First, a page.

Alcohol is a known & avoidable contributor to breast cancer
SAN FRANCISCO, Sept. 14, 2015 /PRNewswire-USNewswire/ — A new study in the October issue of Addiction documents alcohol products promoted with pink ribbons, partnerships with breast cancer charities, and general terms such as “breast cancer research” or “cure.”
Hundreds of brands promote products with breast cancer awareness ribbons, and when companies that make products that contribute to cancer do so, it is called pinkwashing. Ironically, pinkwashed alcohol brands contribute to cancer risk in the name of research, treatment, and/or prevention. Pinkwashed drinks extend the potential to increase sales of a carcinogen by linking an iconic charitable cause and entire populations of women, including young women who may already drink at higher levels.
“Pinkwashed alcohol products and promotions under the breast cancer awareness credo devalue and undermine the vital work of cancer charities,” stated Sarah Mart, research director at Alcohol Justice and coauthor of the study. “As a public health standard, breast cancer awareness should be clearly separate from alcohol marketing.”
The evidence is clear: moderate and even low alcohol use is a leading risk factor for breast cancer, and 8% of breast cancer cases globally are attributable to alcohol.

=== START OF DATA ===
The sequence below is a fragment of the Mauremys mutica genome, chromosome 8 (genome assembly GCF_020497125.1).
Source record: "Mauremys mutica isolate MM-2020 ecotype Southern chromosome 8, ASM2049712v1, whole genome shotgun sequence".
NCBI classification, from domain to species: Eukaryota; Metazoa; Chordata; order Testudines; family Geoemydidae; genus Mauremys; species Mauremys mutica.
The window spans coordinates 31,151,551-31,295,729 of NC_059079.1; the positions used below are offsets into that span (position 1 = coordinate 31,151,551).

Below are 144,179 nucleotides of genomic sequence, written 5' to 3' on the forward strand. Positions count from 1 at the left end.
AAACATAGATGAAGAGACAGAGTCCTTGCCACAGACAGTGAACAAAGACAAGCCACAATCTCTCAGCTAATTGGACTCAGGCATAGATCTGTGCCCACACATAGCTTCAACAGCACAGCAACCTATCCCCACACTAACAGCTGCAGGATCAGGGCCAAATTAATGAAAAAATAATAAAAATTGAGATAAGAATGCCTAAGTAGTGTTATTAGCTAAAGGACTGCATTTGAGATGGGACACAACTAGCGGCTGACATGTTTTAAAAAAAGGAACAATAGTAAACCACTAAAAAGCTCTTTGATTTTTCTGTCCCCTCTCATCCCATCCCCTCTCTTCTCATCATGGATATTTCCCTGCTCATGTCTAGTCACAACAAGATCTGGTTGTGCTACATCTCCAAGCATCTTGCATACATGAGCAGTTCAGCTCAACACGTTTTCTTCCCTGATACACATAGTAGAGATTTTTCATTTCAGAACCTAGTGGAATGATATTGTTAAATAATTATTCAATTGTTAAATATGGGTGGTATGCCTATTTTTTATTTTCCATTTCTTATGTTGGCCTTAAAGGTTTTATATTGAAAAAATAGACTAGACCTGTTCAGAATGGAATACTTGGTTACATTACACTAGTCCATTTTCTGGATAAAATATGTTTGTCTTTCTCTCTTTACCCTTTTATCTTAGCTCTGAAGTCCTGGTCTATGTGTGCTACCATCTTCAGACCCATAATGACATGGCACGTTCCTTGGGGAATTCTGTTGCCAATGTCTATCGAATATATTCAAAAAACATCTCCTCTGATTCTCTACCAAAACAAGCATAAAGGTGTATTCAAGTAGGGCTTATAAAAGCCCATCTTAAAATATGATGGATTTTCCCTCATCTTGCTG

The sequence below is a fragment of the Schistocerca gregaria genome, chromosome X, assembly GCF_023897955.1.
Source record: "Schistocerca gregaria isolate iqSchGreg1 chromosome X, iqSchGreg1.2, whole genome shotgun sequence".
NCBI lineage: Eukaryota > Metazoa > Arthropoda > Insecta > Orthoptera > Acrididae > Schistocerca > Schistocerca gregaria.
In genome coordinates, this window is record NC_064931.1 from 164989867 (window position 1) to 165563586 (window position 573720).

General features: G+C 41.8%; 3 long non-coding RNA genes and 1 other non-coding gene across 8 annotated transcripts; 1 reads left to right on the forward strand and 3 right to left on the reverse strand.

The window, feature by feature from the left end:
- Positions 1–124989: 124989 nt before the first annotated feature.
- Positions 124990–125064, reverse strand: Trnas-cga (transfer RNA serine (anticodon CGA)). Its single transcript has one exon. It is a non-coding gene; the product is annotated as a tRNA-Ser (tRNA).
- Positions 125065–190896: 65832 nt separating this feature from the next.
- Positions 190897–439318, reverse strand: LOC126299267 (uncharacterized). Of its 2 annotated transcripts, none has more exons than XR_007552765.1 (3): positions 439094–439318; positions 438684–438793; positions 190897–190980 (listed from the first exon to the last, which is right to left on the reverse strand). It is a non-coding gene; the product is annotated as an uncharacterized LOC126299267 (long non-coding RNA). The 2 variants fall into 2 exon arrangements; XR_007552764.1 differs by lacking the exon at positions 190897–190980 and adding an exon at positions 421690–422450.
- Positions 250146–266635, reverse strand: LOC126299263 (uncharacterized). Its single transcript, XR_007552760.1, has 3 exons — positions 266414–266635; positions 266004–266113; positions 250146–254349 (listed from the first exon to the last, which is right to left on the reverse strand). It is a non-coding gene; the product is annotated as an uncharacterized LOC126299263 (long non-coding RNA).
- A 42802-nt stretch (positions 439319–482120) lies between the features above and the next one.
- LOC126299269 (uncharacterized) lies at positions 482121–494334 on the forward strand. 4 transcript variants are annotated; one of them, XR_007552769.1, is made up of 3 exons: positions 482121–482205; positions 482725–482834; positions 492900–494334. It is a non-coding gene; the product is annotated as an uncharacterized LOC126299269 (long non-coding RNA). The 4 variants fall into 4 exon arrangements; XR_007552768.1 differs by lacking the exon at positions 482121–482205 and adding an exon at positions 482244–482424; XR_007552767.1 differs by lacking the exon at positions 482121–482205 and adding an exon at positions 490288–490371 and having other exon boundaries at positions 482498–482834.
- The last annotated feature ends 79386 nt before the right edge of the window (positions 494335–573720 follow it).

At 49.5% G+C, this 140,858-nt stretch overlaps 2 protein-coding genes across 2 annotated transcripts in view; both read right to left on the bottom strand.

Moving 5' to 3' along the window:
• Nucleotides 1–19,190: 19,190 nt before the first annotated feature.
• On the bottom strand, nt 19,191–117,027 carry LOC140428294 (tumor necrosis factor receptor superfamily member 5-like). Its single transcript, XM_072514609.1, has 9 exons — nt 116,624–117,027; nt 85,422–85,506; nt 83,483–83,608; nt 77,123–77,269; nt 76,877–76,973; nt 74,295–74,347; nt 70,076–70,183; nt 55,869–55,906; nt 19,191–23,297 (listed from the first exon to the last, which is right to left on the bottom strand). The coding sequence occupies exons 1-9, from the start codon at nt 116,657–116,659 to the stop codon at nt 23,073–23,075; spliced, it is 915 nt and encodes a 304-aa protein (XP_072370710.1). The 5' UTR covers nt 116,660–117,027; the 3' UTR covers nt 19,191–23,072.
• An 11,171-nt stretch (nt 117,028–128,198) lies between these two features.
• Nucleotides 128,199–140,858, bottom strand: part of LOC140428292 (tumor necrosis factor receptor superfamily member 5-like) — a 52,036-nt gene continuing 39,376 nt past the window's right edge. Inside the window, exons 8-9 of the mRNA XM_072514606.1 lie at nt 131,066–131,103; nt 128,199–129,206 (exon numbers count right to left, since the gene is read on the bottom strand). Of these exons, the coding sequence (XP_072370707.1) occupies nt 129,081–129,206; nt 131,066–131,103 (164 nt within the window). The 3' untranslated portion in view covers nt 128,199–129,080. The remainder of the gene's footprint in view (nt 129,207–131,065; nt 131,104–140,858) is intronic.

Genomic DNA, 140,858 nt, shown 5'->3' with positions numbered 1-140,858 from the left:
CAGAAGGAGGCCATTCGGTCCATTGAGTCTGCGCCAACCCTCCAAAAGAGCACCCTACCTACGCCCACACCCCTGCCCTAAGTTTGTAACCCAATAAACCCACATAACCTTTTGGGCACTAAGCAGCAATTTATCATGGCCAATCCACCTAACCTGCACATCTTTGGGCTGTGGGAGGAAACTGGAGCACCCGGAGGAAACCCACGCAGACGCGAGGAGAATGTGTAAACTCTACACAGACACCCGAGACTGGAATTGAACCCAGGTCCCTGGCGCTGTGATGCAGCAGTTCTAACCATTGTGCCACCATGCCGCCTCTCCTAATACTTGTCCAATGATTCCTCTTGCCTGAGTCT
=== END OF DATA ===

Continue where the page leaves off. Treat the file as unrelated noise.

“Alcohol is a major contributing cause of a wide range of social problems, types of trauma and chronic disease, including several types of cancer,” said Norman Giesbrecht, study coauthor and senior scientist and director at the Centre for Addiction & Mental Health in Toronto. “An alliance between a breast cancer prevention charity and an alcohol producer confounds efforts to implement effective prevention strategies and may increase risky drinking among the most vulnerable.”
“Big Alcohol’s pinkwashing is a deceptive, egregious, and exploitive cause-marketing practice that does more harm than good,” said Bruce Lee Livingston, Alcohol Justice Executive Director/CEO. “Cancer charities need to reconsider any marketing partnerships and sponsorship relationships with alcohol brands. Local, state, and federal regulators must end this charade, in the honor of those who have fallen victim to alcohol-related disease.”
Ms. Mart will present the study’s findings and recommendations in October at the Global Alcohol Policy Conference in Edinburgh, Scotland; and in November at the American Public Health Association Annual Meeting in Chicago, Illinois.
Find the abstract for the article, Red flags on pinkwashed drinks: contradictions and dangers in marketing alcohol to prevent cancer at http://onlinelibrary.wiley.com/doi/10.1111/add.13035/abstract.
Watch a short video, or download the Alcohol Justice brief, Pinkwashed Drinks: Problems & Dangers at www.alcoholjustice.org.